As native people become well educated and well paid, they create another class cleavage — between haves and have-nots. These haves have become citified. Even the activists in the native political movement, unless they are band chiefs, tend to live in major cities, where they work as lawyers, professors, administrators, and consultants. This urban native middle class, though it remains involved in local band politics, can’t help but adopt a different world view over time.

None of this is to say that native politics is more factional than Canadian politics generally. All politics is factional. But whereas Canada’s factionalism operates on a large scale and in a formalized way, with competition pervading diverse linguistic, regional, and economic organizations, native factionalism operates on a small scale and in an informal way, with competition limited to kin groups and friendship networks. This family style of politics ushers in patronage, nepotism, and outright corruption by the majority factions.

Some constitutional experts believe that the Charter of Rights and Freedoms will protect minority rights in native communities. In practice, however, the Charter can’t help much because it does not protect property, and favoritism in a native community typically involves property — nepotistic hiring practices, misuse of expense accounts, denial of housing or welfare, reassignment of property rights in land or timber. Aboriginals under the thumb of the majority faction would have normal recourse to the Canadian courts, but because the legal system is so expensive to use, this recourse would ordinarily be meaningless. In most cases, the only remedy available to the losers in factional fights — and the one they’ve been taking in droves — is moving off the reserve.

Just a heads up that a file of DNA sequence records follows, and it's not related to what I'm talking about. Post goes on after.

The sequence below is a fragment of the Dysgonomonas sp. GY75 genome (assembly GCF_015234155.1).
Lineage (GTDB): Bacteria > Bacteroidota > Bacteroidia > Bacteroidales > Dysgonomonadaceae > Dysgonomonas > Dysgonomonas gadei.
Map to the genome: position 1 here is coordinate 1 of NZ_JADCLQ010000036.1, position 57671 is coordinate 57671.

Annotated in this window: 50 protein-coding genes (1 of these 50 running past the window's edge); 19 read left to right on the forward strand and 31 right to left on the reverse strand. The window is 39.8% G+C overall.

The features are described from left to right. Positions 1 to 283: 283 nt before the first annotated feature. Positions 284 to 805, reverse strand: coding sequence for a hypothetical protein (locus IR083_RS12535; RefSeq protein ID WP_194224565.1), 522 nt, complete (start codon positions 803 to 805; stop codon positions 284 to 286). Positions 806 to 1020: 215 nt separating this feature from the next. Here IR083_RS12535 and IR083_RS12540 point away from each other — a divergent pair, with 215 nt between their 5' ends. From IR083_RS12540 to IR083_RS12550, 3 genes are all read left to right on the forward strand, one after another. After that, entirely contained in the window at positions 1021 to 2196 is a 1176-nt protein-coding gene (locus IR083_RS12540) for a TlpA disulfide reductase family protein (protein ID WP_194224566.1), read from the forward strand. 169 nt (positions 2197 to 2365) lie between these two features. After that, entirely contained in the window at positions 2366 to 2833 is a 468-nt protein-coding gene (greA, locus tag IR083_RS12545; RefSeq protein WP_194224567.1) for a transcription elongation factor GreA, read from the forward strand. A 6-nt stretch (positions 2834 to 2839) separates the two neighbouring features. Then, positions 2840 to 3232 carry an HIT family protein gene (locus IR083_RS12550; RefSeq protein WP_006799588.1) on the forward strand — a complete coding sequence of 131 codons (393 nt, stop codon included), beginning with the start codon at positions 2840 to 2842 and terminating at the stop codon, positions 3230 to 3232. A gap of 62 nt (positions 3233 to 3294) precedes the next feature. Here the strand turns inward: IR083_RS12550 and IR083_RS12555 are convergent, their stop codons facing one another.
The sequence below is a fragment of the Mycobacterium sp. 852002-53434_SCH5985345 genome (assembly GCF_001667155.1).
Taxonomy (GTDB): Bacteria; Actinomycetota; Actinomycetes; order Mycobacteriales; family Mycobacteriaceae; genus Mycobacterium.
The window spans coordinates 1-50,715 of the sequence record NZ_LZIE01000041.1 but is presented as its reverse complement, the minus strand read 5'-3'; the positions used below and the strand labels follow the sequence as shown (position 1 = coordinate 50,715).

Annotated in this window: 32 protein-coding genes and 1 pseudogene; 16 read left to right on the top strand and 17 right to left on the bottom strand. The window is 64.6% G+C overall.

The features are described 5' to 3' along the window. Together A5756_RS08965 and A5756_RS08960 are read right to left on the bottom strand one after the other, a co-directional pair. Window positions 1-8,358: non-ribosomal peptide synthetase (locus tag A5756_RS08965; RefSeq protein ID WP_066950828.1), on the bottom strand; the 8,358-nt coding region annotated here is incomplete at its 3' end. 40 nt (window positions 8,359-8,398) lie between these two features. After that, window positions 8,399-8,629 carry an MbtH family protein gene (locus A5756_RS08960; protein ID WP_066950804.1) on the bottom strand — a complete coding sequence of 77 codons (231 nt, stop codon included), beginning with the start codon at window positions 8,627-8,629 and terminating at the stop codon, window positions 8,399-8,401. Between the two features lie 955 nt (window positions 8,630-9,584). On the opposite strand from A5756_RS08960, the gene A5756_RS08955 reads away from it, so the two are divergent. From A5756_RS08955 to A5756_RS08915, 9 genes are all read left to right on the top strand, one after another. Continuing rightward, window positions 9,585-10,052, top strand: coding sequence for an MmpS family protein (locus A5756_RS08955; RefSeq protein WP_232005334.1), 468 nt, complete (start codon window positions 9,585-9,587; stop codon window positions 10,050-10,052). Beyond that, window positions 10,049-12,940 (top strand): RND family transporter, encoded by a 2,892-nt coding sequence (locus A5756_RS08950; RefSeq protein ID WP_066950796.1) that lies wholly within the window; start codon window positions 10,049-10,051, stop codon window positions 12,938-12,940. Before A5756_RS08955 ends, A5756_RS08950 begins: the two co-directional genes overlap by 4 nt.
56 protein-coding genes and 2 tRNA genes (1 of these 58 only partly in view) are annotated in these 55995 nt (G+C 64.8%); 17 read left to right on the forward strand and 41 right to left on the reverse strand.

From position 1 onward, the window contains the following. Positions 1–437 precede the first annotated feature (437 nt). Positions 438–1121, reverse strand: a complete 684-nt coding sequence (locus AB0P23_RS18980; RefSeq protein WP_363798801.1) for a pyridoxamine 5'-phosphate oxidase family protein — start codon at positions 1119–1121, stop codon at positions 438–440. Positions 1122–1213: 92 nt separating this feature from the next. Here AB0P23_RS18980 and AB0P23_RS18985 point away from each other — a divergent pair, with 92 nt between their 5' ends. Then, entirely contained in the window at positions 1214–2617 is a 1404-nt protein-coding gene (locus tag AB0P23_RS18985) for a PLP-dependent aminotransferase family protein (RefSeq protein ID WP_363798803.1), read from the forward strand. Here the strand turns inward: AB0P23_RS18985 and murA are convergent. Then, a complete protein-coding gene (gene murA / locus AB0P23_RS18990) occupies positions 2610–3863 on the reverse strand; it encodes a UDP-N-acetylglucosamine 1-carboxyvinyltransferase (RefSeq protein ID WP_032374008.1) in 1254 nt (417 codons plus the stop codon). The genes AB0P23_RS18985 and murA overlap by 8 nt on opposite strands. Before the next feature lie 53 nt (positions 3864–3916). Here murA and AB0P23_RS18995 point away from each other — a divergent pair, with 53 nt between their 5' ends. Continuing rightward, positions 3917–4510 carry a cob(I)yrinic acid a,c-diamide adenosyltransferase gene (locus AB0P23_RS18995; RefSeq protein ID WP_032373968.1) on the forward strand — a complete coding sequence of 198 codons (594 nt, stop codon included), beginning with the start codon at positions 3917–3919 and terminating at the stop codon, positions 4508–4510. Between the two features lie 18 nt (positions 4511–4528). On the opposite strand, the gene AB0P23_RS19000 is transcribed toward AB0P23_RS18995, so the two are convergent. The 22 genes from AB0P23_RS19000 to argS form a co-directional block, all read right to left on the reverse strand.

WOULD-BE ABORIGINAL GOVERNMENTS EXPECT TO COVER A GREAT DEAL OF ground. Even some of the more modest plans, such as the one by Queen’s political scientist C.E.S. Franks, list six broad categories:

1. Cultural preservation — the maintenance of traditional lifestyle, language, and culture

2. Cultural adaptation — assisting a culture and community to change so that it and the individuals within it can interact effectively with the economy and lifestyle of the non-native society

3. Service delivery — the economic and effective provision to the community, in a form adapted to and suitable to its needs and circumstances, of services such as health, welfare, education, justice

4. Economic development — the active involvement of the self-governing unit in projects and activities that improve the well-being of individuals and the community

5. Resources and environmental management — native populations who maintain a traditional lifestyle will need some control over the resources of their land base.

6. Law enforcement — the relationship of the native peoples to the law and the judicial system is a major issue at present and will continue to be for most self-governing units.

This list combines functions that, for the rest of the country, take all three levels of Canadian government to fulfil, and it includes some that no Canadian government undertakes. Aboriginal governments, with their small size, limited resources, and shortage of skilled personnel, have no hope of handling so ambitious an agenda, at least not without much suffering. In a Manitoba experiment that gave five Indian agencies responsibility over the welfare of Indian children, the number of children in care soared even though it fell in all other provinces. Reported incidents of sexual and physical abuse multiplied once children were placed in Indian foster homes. Finally, the suicide of a 13-year-old boy forced a judicial inquiry followed by a legislative inquiry. Of course, aboriginal self-government may sometimes succeed where senior governments have failed. Nonetheless, the practical difficulties at the ground level will be enormous, no matter what deals are struck at the symbolic level of constitutional politics.